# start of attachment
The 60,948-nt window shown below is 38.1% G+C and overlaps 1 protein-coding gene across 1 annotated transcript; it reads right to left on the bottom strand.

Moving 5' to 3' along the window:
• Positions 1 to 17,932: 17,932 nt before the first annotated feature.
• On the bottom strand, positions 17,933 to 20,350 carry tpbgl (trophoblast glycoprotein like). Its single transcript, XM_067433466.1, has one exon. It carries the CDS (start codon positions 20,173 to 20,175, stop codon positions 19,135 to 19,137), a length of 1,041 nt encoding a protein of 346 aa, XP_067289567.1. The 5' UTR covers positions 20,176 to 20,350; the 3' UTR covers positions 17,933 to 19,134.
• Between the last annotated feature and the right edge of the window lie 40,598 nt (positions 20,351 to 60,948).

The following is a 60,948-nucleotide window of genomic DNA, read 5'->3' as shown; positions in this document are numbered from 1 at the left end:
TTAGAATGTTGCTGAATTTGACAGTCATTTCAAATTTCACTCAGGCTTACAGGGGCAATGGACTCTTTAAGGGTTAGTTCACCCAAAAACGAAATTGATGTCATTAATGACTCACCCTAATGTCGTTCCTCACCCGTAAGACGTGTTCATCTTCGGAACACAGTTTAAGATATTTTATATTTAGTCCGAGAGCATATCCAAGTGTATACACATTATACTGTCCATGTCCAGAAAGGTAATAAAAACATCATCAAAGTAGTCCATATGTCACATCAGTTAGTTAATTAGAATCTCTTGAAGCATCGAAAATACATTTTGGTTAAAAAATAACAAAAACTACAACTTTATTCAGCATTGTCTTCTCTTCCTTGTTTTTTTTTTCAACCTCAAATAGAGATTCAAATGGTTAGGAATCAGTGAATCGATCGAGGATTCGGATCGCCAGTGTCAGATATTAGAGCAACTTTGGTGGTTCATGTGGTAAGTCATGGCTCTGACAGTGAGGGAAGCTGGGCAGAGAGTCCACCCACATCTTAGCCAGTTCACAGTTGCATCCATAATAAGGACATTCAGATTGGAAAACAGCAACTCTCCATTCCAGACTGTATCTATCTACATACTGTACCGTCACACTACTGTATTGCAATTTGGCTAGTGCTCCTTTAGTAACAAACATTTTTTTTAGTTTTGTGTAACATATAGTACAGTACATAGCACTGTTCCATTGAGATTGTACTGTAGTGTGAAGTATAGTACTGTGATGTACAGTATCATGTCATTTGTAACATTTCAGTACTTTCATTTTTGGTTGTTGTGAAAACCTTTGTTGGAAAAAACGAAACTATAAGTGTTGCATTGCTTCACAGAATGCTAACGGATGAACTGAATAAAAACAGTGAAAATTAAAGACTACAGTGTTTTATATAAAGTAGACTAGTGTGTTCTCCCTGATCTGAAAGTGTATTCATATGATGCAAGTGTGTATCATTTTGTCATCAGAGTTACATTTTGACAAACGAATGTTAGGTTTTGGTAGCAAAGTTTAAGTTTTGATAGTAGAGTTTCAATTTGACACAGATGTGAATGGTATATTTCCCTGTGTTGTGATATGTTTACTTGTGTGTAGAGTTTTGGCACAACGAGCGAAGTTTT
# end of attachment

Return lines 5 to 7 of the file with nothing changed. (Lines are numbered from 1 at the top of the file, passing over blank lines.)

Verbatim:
• Between the last annotated feature and the right edge of the window lie 40,598 nt (positions 20,351 to 60,948).

The following is a 60,948-nucleotide window of genomic DNA, read 5'->3' as shown; positions in this document are numbered from 1 at the left end:
TTAGAATGTTGCTGAATTTGACAGTCATTTCAAATTTCACTCAGGCTTACAGGGGCAATGGACTCTTTAAGGGTTAGTTCACCCAAAAACGAAATTGATGTCATTAATGACTCACCCTAATGTCGTTCCTCACCCGTAAGACGTGTTCATCTTCGGAACACAGTTTAAGATATTTTATATTTAGTCCGAGAGCATATCCAAGTGTATACACATTATACTGTCCATGTCCAGAAAGGTAATAAAAACATCATCAAAGTAGTCCATATGTCACATCAGTTAGTTAATTAGAATCTCTTGAAGCATCGAAAATACATTTTGGTTAAAAAATAACAAAAACTACAACTTTATTCAGCATTGTCTTCTCTTCCTTGTTTTTTTTTTCAACCTCAAATAGAGATTCAAATGGTTAGGAATCAGTGAATCGATCGAGGATTCGGATCGCCAGTGTCAGATATTAGAGCAACTTTGGTGGTTCATGTGGTAAGTCATGGCTCTGACAGTGAGGGAAGCTGGGCAGAGAGTCCACCCACATCTTAGCCAGTTCACAGTTGCATCCATAATAAGGACATTCAGATTGGAAAACAGCAACTCTCCATTCCAGACTGTATCTATCTACATACTGTACCGTCACACTACTGTATTGCAATTTGGCTAGTGCTCCTTTAGTAACAAACATTTTTTTTAGTTTTGTGTAACATATAGTACAGTACATAGCACTGTTCCATTGAGATTGTACTGTAGTGTGAAGTATAGTACTGTGATGTACAGTATCATGTCATTTGTAACATTTCAGTACTTTCATTTTTGGTTGTTGTGAAAACCTTTGTTGGAAAAAACGAAACTATAAGTGTTGCATTGCTTCACAGAATGCTAACGGATGAACTGAATAAAAACAGTGAAAATTAAAGACTACAGTGTTTTATATAAAGTAGACTAGTGTGTTCTCCCTGATCTGAAAGTGTATTCATATGATGCAAGTGTGTATCATTTTGTCATCAGAGTTACATTTTGACAAACGAATGTTAGGTTTTGGTAGCAAAGTTTAAGTTTTGATAGTAGAGTTTCAATTTGACACAGATGTGAATGGTATATTTCCCTGTGTTGTGATATGTTTACTTGTGTGTAGAGTTTTGGCACAACGAGCGAAGTTTT